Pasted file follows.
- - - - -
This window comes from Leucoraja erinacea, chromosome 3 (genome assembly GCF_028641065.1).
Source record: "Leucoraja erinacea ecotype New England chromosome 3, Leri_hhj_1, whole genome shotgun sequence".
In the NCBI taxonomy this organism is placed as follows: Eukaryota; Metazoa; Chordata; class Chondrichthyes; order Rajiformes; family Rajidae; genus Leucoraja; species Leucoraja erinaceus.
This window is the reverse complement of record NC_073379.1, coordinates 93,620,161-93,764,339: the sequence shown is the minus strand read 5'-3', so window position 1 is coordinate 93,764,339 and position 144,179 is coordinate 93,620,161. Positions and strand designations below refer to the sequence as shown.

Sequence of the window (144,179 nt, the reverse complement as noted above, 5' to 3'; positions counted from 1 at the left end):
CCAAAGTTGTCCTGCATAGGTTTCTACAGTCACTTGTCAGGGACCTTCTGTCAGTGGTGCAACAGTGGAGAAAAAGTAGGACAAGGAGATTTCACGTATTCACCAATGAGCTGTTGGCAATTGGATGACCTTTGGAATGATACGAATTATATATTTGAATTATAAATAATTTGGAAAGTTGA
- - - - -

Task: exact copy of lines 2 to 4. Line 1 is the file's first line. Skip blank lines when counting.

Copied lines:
Source record: "Leucoraja erinacea ecotype New England chromosome 3, Leri_hhj_1, whole genome shotgun sequence".
In the NCBI taxonomy this organism is placed as follows: Eukaryota; Metazoa; Chordata; class Chondrichthyes; order Rajiformes; family Rajidae; genus Leucoraja; species Leucoraja erinaceus.
This window is the reverse complement of record NC_073379.1, coordinates 93,620,161-93,764,339: the sequence shown is the minus strand read 5'-3', so window position 1 is coordinate 93,764,339 and position 144,179 is coordinate 93,620,161. Positions and strand designations below refer to the sequence as shown.